As I went to stand up, the chair caught on the pockets of my cargo pants and came with me. The ladies started laughing, so I hammed it up and turned in a circle a few times, making faces and looking over my shoulder at the toy chair stuck to my ass. This got them roaring with laughter — the oldest had tears in her eyes. I gave her a wink as I saddled up and rode off.

    The highway had a lot of truck traffic but was in good shape and I could finally make some decent time, holding the bike steady at about 60kph. Oncoming trucks spent so much time in my lane that I finally just stayed on the shoulder, dodging the occasional slower scooter. I passed through small towns about every 5 kilometers, where I’d slow down to weave my way through pedestrians, carts, and trucks.

    Within an hour, I was approaching my connection near Phan Rang Thap Cham, where I would turn west and head into the mountains. It was here that the iPhone really saved the day.

    The turnoff turned out to be unsigned, hidden in the middle of a small town. By stopping and checking Maps, I found it easily — had I missed it, I would have ridden into the heart of a good-sized city and lost at least an hour finding my way out again.

    The road here was in good shape and I continued to eat up the miles. Rice fields blanketed both sides of the road, so eye-poppingly green that they looked like God had tweaked the colors in Photoshop. I got in the habit of stopping every 20k to check the bolt and give it a quarter turn. This allowed me to finally quit worrying so much about it and I was able to relax and really enjoy the ride for the first time. I’d come over 100 kilometers now and it was 11am — I could make Dalat before dark.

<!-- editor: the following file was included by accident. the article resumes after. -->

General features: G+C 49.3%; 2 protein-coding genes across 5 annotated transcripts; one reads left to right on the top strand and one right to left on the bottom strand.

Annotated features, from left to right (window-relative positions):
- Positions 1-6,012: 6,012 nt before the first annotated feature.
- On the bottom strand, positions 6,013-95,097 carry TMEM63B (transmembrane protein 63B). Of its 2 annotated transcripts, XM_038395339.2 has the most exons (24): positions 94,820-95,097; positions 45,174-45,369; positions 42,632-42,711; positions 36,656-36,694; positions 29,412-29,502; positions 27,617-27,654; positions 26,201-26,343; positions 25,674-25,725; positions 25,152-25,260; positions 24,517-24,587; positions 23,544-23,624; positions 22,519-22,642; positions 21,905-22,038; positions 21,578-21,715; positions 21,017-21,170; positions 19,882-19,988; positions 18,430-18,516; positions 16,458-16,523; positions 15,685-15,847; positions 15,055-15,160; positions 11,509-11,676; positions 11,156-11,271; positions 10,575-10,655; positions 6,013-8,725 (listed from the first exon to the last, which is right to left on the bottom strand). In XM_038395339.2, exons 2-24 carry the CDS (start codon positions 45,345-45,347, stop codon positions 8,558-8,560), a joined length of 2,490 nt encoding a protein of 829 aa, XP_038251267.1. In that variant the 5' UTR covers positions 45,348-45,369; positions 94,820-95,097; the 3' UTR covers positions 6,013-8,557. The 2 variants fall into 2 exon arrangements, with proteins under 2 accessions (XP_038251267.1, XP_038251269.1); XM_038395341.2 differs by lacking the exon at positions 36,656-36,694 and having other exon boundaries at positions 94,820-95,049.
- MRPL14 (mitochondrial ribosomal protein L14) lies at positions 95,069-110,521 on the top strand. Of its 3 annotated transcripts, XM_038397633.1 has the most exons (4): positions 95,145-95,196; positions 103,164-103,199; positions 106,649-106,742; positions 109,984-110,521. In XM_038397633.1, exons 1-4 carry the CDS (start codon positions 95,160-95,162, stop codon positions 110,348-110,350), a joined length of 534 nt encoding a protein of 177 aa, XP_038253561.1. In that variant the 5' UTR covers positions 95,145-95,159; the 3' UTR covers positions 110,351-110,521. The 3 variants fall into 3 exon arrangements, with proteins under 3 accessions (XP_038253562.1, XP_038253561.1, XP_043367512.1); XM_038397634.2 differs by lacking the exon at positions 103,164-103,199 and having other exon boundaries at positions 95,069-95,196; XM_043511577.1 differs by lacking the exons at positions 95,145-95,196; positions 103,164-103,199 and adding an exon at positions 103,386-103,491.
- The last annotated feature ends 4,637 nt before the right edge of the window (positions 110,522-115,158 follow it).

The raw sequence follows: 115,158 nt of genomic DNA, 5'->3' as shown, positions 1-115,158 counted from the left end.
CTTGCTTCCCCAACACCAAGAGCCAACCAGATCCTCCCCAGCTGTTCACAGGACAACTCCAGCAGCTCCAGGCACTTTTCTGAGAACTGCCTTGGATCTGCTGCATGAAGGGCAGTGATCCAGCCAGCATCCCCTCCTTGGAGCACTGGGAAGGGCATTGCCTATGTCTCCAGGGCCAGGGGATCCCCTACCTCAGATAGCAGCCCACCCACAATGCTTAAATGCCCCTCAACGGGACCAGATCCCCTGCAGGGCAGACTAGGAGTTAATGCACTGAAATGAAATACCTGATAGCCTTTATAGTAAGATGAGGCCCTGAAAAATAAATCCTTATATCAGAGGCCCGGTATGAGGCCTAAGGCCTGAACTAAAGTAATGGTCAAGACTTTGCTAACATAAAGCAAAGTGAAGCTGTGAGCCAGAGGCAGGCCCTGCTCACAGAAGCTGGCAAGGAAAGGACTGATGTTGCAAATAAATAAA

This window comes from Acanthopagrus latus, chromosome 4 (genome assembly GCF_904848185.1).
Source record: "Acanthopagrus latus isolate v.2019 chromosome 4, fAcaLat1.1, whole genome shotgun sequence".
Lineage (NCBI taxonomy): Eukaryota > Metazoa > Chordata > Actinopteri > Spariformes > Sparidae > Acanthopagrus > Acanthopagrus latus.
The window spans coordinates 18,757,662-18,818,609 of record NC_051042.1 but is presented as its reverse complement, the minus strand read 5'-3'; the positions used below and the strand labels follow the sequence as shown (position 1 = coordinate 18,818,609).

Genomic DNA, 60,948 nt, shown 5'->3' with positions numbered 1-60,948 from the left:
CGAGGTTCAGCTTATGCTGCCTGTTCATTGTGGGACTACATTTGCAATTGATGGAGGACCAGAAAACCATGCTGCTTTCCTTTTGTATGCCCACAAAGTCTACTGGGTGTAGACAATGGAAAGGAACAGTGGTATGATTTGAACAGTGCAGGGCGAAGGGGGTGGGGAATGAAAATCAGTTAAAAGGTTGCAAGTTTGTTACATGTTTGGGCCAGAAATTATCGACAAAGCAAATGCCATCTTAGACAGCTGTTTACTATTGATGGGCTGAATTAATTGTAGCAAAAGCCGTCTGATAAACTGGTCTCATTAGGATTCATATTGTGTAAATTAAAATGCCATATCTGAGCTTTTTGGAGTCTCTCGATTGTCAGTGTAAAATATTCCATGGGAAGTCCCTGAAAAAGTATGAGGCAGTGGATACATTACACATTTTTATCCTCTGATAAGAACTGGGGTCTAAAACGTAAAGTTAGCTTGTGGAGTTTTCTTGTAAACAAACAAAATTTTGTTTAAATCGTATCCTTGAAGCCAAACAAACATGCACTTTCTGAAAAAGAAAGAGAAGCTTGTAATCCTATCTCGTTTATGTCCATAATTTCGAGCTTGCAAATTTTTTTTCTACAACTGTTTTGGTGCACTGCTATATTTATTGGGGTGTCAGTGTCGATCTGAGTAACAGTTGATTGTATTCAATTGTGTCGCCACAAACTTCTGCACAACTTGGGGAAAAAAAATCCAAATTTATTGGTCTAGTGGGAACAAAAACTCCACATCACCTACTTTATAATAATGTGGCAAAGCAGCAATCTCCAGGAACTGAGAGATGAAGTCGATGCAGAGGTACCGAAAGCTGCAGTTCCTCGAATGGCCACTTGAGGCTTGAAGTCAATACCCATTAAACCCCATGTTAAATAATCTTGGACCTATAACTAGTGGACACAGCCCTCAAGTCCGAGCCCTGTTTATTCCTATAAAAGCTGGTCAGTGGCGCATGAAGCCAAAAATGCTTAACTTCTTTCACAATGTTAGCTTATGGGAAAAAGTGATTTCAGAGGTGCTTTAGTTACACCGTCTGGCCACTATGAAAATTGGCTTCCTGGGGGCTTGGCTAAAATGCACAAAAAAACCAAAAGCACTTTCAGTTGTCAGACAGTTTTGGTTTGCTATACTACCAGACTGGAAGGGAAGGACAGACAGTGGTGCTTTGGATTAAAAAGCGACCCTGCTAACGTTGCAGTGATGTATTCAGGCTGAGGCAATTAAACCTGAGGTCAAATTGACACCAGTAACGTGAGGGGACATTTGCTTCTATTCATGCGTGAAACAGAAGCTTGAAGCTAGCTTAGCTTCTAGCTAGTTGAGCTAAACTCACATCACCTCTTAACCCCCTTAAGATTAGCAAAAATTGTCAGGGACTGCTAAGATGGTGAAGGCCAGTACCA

I turned onto Highway 28 and saw a sign that said “Dalat, 94k”. It was only noon and I only had one more turn to make, about 70k up the road. Awesome. Stopping for water, I spoke with a man who told me Dalat was only 2 hours ride from here. It sounded too good to be true (and was). The map showed some serious twisties as I got into the mountains and I was excited to ride them.


    [​IMG]

    The ride from this point on was beautifully scenic. There were fewer towns and more fields of rice and leafy, green vegetables. Old cemeteries rested outside of small villages, their crypts pointed west. The temperature and humidity dropped slowly and for the first time in three months, I wasn’t sweating. The road was under construction, covered in loose, crushed rock and filled with potholes, so my speed dropped considerably. I didn’t care — I was having a blast.

    I reached the twisties and they weren’t nearly as fun as I’d hoped. The entire road was being repaired and was a torn-up, bumpy mess. I’ve ridden bikes for over twenty years, but always street bikes — navigating the mud holes and dirt piles was a challenge. Giant dump trucks roared up and down the mountain, forcing me to pull over at narrow spots. The drivers would smile and salute as they rolled by.


    [​IMG]

    From time to time, I’d find a spot where the trees thinned and would get a glimpse of the plain below — I’d climbed at least 2,000 feet. At the top of the pass, I found a spot filled with women selling snacks under umbrellas and stopped to rest my butt, have a drink, and check the bolts.